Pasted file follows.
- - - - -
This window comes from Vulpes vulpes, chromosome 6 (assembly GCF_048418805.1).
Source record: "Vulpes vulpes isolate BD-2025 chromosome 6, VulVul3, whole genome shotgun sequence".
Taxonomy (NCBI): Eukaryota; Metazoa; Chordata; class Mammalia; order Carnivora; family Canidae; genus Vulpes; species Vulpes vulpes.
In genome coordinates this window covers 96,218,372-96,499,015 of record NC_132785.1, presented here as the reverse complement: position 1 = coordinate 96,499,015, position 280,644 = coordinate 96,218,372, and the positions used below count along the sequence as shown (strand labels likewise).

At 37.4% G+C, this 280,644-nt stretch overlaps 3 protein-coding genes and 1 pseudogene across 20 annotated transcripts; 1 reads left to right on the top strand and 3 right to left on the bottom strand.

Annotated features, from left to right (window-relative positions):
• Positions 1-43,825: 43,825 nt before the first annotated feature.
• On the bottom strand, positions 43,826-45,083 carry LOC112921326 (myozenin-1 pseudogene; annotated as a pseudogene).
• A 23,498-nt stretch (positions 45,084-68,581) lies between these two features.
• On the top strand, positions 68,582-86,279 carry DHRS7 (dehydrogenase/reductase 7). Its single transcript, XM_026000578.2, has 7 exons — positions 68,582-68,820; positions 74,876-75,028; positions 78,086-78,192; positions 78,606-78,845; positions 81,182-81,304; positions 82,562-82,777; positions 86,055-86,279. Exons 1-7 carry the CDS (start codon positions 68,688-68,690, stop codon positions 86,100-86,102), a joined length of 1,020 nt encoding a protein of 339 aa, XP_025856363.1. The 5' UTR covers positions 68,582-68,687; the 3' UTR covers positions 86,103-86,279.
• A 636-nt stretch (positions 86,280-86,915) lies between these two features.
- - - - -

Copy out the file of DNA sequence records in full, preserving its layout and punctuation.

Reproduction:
This window comes from Vulpes vulpes, chromosome 6 (assembly GCF_048418805.1).
Source record: "Vulpes vulpes isolate BD-2025 chromosome 6, VulVul3, whole genome shotgun sequence".
Taxonomy (NCBI): Eukaryota; Metazoa; Chordata; class Mammalia; order Carnivora; family Canidae; genus Vulpes; species Vulpes vulpes.
In genome coordinates this window covers 96,218,372-96,499,015 of record NC_132785.1, presented here as the reverse complement: position 1 = coordinate 96,499,015, position 280,644 = coordinate 96,218,372, and the positions used below count along the sequence as shown (strand labels likewise).

At 37.4% G+C, this 280,644-nt stretch overlaps 3 protein-coding genes and 1 pseudogene across 20 annotated transcripts; 1 reads left to right on the top strand and 3 right to left on the bottom strand.

Annotated features, from left to right (window-relative positions):
• Positions 1-43,825: 43,825 nt before the first annotated feature.
• On the bottom strand, positions 43,826-45,083 carry LOC112921326 (myozenin-1 pseudogene; annotated as a pseudogene).
• A 23,498-nt stretch (positions 45,084-68,581) lies between these two features.
• On the top strand, positions 68,582-86,279 carry DHRS7 (dehydrogenase/reductase 7). Its single transcript, XM_026000578.2, has 7 exons — positions 68,582-68,820; positions 74,876-75,028; positions 78,086-78,192; positions 78,606-78,845; positions 81,182-81,304; positions 82,562-82,777; positions 86,055-86,279. Exons 1-7 carry the CDS (start codon positions 68,688-68,690, stop codon positions 86,100-86,102), a joined length of 1,020 nt encoding a protein of 339 aa, XP_025856363.1. The 5' UTR covers positions 68,582-68,687; the 3' UTR covers positions 86,103-86,279.
• A 636-nt stretch (positions 86,280-86,915) lies between these two features.